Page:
The at­ti­tude of his teach­ers also slowly changed. For a long time, they only sang his praises, but to­wards his last years in school, his class teach­ers be­gan to make com­ments like “although he is out­stand­ing in his stud­ies, he needs to im­prove his so­cial skills and make friends”.

Though our son never talked about his so­cial iso­la­tion, he grew more and more silent and en­grossed in his stud­ies. His fa­ther and I un­der­stood his prob­lem but we did not talk to him about it be­cause he was do­ing amaz­ingly well in his stud­ies – for in­stance, he topped the coun­try in his school fi­nal ex­ams – and se­condly, he was grow­ing more and more short- tem­pered and we were ner­vous of up­set­ting him.

Our son en­tered col­lege and we hoped that the freer at­mos­phere of the univer­sity would bring about a change in him. Yes, he did flower in the free­dom of the in­tel­lec­tual at­mos­phere of the univer­sity, but so­cially no change came about in him. While he soon be­came an ad­mired stu­dent and be­gan to shine as a speaker and de­bater, he made no friends and had none of the fun as­so­ci­ated with col­lege.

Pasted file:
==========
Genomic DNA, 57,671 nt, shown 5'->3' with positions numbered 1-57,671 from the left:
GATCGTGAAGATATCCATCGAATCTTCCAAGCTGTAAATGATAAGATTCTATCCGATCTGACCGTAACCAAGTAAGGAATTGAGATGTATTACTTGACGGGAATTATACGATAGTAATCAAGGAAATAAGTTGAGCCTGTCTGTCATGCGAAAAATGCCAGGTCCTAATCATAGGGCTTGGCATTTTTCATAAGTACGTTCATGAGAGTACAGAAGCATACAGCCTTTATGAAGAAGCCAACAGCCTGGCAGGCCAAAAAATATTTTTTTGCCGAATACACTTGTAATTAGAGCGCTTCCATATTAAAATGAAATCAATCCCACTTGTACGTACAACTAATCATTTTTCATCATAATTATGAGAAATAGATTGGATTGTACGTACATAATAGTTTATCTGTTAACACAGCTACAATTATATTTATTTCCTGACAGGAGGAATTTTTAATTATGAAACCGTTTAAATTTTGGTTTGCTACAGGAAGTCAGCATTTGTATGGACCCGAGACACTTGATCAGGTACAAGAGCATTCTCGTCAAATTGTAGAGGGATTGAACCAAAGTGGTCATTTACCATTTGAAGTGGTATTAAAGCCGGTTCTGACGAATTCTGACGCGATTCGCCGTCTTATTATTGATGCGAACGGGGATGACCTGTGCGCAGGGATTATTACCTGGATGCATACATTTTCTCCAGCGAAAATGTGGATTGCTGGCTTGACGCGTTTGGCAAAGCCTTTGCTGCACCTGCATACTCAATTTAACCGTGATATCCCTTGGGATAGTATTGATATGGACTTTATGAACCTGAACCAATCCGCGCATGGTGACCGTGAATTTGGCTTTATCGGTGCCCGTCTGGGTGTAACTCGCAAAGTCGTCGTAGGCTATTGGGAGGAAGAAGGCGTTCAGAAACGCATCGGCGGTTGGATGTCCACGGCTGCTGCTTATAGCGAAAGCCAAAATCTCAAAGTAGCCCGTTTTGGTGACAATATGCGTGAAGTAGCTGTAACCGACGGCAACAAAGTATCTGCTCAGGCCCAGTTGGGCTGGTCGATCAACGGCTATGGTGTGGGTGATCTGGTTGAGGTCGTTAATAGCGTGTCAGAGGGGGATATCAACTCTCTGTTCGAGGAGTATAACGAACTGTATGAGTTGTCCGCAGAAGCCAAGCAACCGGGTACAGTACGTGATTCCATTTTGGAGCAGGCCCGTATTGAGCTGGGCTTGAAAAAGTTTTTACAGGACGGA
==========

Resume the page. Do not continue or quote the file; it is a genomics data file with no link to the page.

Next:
Just be­fore he com­pleted col­lege, my hus­band died, but the death of his fa­ther barely caused a rip­ple in my son’s life. The years passed quickly and my son went abroad to Amer­ica , got his PHD and also got an ex­cel­lent job in a top univer­sity there.

But from what his calls and let­ters con­veyed, he still had no friends and no so­cial life there. He never came back to see me ei­ther. I was very up­set about this, but I never showed him my hurt feel­ings.